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Food Additives and Tummy Health

By: Ian Murnaghan BSc (hons), MSc - Updated: 10 Oct 2012 | comments*Discuss
Food Additives Preservatives Health

Although some people associate food additives with preservatives and ingredients that are generally unhealthy for us, food additives cover a range of ingredients, some that can be beneficial to our health as well.

What are Food Additives?

Food additives are added to food for a variety of reasons, such as to improve the appearance or the flavour of foods. Some additives are far from new – such as vinegar. But modern technology has meant that new food additives include synthetic additives to improve our foods.

There has been controversy around the effects of food additives and their safety. However, each country has its own regulations and approval processes for food additives, which are in place to keep our foods and our health safe.

Food Additives and Digestion

There have been reports of digestive problems from food additives, although this isn't always indicative of an additive being 'unsafe' as such. Some people will experience gastrointestinal upset such as cramping or diarrhoea but since these do not occur in all people who consume a food with that additive, it's not a case of the additive simply being removed from foods due to those individual reactions.

In fact, even a 'natural' additive can be harmful if used in excessive quantities. A good example of this would be salt, which is added to large numbers of foods for both preservation qualities and taste enhancement. Too much salt can leave your tummy upset and have you feeling bloated from the sodium retention as well.

Overall though, digestive complaints are still only one health complaint from food additives. Others include headaches, dizziness and general malaise. If you do suspect that you are experiencing a reaction to a food additive, it's wise to stop eating the food in question and speak to your doctor about allergy and sensitivity testing.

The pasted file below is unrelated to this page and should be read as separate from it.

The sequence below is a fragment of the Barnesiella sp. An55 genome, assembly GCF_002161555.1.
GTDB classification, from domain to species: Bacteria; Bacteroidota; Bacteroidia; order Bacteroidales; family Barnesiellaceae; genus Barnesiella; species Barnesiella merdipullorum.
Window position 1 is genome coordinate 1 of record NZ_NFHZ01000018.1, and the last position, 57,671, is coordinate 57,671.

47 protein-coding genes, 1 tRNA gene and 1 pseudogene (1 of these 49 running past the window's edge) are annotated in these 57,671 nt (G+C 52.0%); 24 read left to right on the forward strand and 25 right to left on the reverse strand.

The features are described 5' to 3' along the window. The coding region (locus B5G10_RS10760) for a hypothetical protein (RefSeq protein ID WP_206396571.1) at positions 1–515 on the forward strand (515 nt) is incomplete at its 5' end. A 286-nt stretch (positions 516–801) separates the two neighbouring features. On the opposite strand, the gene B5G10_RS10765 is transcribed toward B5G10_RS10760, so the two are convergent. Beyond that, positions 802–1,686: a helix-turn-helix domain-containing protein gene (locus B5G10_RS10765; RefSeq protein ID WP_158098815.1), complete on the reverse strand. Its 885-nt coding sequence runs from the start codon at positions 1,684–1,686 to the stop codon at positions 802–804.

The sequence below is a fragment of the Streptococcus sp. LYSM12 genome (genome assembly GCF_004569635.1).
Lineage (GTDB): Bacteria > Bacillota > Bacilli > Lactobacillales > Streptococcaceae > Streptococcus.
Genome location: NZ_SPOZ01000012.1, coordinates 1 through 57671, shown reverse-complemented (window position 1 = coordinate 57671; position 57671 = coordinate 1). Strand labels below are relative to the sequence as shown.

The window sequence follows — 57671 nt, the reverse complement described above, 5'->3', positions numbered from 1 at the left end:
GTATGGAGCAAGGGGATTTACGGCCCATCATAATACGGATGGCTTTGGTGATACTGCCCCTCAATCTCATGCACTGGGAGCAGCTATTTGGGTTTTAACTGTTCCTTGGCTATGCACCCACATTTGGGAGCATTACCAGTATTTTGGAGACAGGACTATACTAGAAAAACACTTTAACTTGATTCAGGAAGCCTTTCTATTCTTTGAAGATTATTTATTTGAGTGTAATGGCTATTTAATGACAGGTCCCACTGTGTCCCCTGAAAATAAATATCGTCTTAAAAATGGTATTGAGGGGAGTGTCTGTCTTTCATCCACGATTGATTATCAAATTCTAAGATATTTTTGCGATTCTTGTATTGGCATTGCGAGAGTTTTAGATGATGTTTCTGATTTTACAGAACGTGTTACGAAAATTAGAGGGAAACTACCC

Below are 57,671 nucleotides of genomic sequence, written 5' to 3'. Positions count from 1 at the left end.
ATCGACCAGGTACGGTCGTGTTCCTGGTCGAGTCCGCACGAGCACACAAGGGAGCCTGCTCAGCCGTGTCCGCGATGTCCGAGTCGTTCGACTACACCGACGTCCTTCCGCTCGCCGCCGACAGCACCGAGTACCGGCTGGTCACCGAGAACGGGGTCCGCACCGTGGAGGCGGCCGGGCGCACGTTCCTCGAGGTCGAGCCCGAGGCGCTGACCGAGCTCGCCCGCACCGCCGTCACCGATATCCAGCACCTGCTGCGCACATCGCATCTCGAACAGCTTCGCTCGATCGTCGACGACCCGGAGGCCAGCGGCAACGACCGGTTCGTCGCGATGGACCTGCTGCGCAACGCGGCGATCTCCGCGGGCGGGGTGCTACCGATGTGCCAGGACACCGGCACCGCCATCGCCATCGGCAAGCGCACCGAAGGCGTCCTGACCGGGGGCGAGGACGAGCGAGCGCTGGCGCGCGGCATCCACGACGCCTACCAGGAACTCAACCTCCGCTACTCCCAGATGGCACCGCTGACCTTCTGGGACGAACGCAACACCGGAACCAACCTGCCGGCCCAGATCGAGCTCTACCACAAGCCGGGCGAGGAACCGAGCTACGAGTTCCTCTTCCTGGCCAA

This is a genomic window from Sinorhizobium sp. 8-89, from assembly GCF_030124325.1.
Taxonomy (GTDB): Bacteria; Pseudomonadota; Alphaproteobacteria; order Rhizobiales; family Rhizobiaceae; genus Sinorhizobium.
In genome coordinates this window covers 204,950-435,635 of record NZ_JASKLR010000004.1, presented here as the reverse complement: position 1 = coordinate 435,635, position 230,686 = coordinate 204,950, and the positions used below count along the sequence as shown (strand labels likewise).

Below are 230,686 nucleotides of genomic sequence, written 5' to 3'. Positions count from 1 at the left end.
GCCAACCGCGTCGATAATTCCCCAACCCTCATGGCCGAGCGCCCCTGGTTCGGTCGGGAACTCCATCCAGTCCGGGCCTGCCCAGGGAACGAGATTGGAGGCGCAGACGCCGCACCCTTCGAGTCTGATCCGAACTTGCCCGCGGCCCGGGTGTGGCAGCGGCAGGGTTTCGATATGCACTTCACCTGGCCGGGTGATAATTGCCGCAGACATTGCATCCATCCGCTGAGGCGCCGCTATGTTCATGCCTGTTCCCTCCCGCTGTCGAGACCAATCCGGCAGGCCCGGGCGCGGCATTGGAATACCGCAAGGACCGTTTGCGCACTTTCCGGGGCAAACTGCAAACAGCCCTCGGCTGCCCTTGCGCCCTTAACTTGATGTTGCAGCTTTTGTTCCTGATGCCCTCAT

Prebiotics, Probiotics and Digestion

Prebiotics and probiotics are considered food additives in the sense of them being part of 'functional' foods, where they have shown in scientific studies to enhance some aspect of health. In the case of prebiotics and probiotics, these are the friendly, helpful bacteria that aid in digestion and tend to have benefits in people rather than causing problems.

You can find prebiotic and probiotic enhanced yogurts at most supermarkets although you may still want to read labels and keep your eye on the sugar content as well if you're particularly health-minded. Those with health conditions of the gut can have unpredictable responses to prebiotics and probiotics so you may need to use care. Just as some people with conditions such as irritable bowel syndrome benefit from these additives, others can find they worsen the condition.

Reading Labels

Most importantly, you should be reading labels. If you have identified a food additive that causes you stomach upset, then you should ensure you avoid it by reading labels carefully. You would be surprised where additives can turn up, so make it a habit to read labels and shop wisely.

Food additives aren't all bad but some do cause gastrointestinal upset in people, so it's smart to read labels and see your doctor if you suspect you're sensitive to a specific food additive. The sooner you can identify the culprit, the sooner you can make positive shopping and dietary changes to keep your digestive system happy and functional.

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After suffering from intestinal gas and bloating for a long time (to the point of feeling embarrassed on many occasions) I finally tracked the problem down to saccharin (aspartame or cyclamate). The problem has vanished since I eliminated these from my diet
Salapiano - 1-Mar-12 @ 12:08 AM
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